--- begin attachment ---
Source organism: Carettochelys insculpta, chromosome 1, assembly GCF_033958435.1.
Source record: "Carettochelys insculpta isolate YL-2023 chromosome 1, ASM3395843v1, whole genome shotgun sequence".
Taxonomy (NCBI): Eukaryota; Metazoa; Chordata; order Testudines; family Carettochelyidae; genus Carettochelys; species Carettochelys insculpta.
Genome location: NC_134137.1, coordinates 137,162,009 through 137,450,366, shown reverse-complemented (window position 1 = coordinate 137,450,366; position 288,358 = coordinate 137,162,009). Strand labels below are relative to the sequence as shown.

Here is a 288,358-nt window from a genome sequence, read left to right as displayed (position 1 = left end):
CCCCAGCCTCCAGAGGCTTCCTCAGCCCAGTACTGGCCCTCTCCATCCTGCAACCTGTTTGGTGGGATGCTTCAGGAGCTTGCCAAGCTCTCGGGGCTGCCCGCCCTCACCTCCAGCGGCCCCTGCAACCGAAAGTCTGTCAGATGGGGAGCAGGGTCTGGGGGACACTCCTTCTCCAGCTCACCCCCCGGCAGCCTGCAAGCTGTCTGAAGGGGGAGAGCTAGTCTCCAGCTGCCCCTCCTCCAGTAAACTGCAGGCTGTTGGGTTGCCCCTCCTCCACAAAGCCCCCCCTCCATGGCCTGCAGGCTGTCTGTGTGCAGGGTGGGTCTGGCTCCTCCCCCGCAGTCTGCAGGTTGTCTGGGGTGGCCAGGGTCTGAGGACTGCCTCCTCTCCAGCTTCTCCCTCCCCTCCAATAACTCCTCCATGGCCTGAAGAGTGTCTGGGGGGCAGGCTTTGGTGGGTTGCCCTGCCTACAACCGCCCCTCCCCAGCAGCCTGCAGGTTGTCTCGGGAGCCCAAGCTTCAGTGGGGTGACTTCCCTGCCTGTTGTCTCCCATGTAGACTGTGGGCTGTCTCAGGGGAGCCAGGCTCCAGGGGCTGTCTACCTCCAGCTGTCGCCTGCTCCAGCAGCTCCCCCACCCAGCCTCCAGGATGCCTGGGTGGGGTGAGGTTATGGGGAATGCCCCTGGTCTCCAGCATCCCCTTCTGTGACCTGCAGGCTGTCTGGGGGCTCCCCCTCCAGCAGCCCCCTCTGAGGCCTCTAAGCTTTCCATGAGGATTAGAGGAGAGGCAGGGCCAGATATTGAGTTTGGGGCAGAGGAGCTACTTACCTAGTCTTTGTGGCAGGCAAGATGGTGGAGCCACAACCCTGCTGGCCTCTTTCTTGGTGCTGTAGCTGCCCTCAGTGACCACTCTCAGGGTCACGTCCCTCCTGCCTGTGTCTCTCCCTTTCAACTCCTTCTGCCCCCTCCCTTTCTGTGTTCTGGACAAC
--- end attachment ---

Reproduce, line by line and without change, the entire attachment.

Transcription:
Source organism: Carettochelys insculpta, chromosome 1, assembly GCF_033958435.1.
Source record: "Carettochelys insculpta isolate YL-2023 chromosome 1, ASM3395843v1, whole genome shotgun sequence".
Taxonomy (NCBI): Eukaryota; Metazoa; Chordata; order Testudines; family Carettochelyidae; genus Carettochelys; species Carettochelys insculpta.
Genome location: NC_134137.1, coordinates 137,162,009 through 137,450,366, shown reverse-complemented (window position 1 = coordinate 137,450,366; position 288,358 = coordinate 137,162,009). Strand labels below are relative to the sequence as shown.

Here is a 288,358-nt window from a genome sequence, read left to right as displayed (position 1 = left end):
CCCCAGCCTCCAGAGGCTTCCTCAGCCCAGTACTGGCCCTCTCCATCCTGCAACCTGTTTGGTGGGATGCTTCAGGAGCTTGCCAAGCTCTCGGGGCTGCCCGCCCTCACCTCCAGCGGCCCCTGCAACCGAAAGTCTGTCAGATGGGGAGCAGGGTCTGGGGGACACTCCTTCTCCAGCTCACCCCCCGGCAGCCTGCAAGCTGTCTGAAGGGGGAGAGCTAGTCTCCAGCTGCCCCTCCTCCAGTAAACTGCAGGCTGTTGGGTTGCCCCTCCTCCACAAAGCCCCCCCTCCATGGCCTGCAGGCTGTCTGTGTGCAGGGTGGGTCTGGCTCCTCCCCCGCAGTCTGCAGGTTGTCTGGGGTGGCCAGGGTCTGAGGACTGCCTCCTCTCCAGCTTCTCCCTCCCCTCCAATAACTCCTCCATGGCCTGAAGAGTGTCTGGGGGGCAGGCTTTGGTGGGTTGCCCTGCCTACAACCGCCCCTCCCCAGCAGCCTGCAGGTTGTCTCGGGAGCCCAAGCTTCAGTGGGGTGACTTCCCTGCCTGTTGTCTCCCATGTAGACTGTGGGCTGTCTCAGGGGAGCCAGGCTCCAGGGGCTGTCTACCTCCAGCTGTCGCCTGCTCCAGCAGCTCCCCCACCCAGCCTCCAGGATGCCTGGGTGGGGTGAGGTTATGGGGAATGCCCCTGGTCTCCAGCATCCCCTTCTGTGACCTGCAGGCTGTCTGGGGGCTCCCCCTCCAGCAGCCCCCTCTGAGGCCTCTAAGCTTTCCATGAGGATTAGAGGAGAGGCAGGGCCAGATATTGAGTTTGGGGCAGAGGAGCTACTTACCTAGTCTTTGTGGCAGGCAAGATGGTGGAGCCACAACCCTGCTGGCCTCTTTCTTGGTGCTGTAGCTGCCCTCAGTGACCACTCTCAGGGTCACGTCCCTCCTGCCTGTGTCTCTCCCTTTCAACTCCTTCTGCCCCCTCCCTTTCTGTGTTCTGGACAAC